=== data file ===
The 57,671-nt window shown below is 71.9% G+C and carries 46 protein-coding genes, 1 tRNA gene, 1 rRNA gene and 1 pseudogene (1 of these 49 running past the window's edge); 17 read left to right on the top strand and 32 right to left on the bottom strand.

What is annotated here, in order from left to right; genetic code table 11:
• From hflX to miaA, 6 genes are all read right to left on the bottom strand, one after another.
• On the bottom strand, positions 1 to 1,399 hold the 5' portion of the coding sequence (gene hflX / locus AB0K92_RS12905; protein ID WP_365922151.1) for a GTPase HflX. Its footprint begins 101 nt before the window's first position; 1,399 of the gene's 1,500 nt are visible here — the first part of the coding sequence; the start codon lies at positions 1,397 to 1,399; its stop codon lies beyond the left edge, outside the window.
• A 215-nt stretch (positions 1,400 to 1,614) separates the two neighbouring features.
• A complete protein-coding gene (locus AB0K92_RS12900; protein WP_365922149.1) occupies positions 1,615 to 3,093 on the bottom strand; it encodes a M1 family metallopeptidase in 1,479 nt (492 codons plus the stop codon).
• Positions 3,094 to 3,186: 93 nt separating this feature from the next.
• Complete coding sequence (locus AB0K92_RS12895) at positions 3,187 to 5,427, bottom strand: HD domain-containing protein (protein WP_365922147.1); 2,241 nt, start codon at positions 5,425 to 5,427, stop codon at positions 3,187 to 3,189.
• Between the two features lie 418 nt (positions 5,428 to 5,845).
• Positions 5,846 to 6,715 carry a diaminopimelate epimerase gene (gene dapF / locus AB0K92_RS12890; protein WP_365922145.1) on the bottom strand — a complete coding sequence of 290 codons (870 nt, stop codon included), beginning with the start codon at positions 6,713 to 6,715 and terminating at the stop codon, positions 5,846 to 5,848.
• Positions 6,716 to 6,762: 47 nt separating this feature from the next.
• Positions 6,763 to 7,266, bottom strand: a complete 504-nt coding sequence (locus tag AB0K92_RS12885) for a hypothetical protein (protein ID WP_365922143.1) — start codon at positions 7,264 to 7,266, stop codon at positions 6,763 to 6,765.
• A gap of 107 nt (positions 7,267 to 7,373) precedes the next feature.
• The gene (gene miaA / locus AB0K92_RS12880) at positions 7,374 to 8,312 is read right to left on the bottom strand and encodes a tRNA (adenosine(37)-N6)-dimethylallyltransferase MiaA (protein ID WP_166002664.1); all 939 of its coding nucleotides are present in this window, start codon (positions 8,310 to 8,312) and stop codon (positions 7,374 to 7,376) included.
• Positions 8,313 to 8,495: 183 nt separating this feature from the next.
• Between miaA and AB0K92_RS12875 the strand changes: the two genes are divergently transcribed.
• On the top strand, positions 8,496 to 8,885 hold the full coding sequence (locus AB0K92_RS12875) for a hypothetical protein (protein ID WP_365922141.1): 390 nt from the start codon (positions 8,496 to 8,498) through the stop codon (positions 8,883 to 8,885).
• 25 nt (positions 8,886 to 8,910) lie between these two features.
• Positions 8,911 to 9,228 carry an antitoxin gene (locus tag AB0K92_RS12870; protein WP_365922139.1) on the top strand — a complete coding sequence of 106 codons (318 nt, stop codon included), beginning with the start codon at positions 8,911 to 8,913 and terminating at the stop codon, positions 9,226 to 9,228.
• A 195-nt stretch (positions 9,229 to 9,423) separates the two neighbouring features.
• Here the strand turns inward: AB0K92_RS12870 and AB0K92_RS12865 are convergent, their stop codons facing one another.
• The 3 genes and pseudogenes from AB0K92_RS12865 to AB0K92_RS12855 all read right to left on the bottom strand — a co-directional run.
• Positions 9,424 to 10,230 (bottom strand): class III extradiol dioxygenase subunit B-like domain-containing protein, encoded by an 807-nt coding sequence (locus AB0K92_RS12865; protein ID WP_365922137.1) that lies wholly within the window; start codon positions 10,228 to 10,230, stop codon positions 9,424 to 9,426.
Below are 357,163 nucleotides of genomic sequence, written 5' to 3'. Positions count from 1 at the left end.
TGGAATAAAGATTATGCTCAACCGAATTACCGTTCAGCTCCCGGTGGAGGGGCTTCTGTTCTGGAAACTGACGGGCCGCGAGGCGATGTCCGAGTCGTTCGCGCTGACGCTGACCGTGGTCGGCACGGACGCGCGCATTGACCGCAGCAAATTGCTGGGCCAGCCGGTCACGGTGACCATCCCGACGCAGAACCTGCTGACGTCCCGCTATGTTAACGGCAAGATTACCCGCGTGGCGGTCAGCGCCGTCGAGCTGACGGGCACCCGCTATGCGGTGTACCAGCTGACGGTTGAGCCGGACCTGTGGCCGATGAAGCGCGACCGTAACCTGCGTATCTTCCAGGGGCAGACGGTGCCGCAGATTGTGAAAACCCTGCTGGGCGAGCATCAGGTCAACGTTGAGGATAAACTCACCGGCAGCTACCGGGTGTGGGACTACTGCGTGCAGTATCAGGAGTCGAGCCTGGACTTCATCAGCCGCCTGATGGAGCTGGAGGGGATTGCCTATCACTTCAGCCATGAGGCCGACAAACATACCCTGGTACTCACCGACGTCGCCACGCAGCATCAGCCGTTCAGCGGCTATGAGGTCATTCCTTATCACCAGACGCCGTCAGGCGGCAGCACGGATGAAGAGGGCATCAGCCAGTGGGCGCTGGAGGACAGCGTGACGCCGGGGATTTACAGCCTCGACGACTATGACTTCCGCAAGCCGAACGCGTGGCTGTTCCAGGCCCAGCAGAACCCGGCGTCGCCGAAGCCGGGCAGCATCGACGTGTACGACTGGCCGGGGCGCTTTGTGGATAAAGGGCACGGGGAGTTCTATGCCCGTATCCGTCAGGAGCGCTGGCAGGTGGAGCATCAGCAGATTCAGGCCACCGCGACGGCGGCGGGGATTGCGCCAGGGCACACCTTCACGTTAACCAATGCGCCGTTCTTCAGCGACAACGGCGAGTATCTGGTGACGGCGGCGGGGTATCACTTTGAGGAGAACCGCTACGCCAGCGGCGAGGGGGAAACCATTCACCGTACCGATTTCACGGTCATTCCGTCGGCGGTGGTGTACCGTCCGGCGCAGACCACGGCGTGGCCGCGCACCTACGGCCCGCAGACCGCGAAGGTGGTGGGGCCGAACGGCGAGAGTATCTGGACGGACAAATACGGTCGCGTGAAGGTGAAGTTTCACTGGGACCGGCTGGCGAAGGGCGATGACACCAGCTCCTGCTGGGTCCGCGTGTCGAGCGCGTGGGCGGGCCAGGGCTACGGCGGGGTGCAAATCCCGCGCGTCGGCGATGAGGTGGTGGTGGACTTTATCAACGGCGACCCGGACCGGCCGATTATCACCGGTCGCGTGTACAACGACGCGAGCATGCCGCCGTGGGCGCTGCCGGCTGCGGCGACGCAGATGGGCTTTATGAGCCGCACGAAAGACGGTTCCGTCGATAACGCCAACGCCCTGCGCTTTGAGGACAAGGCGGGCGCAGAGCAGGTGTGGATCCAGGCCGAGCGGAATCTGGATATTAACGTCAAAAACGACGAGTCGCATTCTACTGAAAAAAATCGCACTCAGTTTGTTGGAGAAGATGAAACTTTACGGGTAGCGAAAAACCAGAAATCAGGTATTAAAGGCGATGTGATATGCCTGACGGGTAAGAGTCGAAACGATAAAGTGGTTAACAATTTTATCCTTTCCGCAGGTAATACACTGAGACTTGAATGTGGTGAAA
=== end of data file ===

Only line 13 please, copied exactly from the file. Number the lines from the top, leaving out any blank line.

• A gap of 107 nt (positions 7,267 to 7,373) precedes the next feature.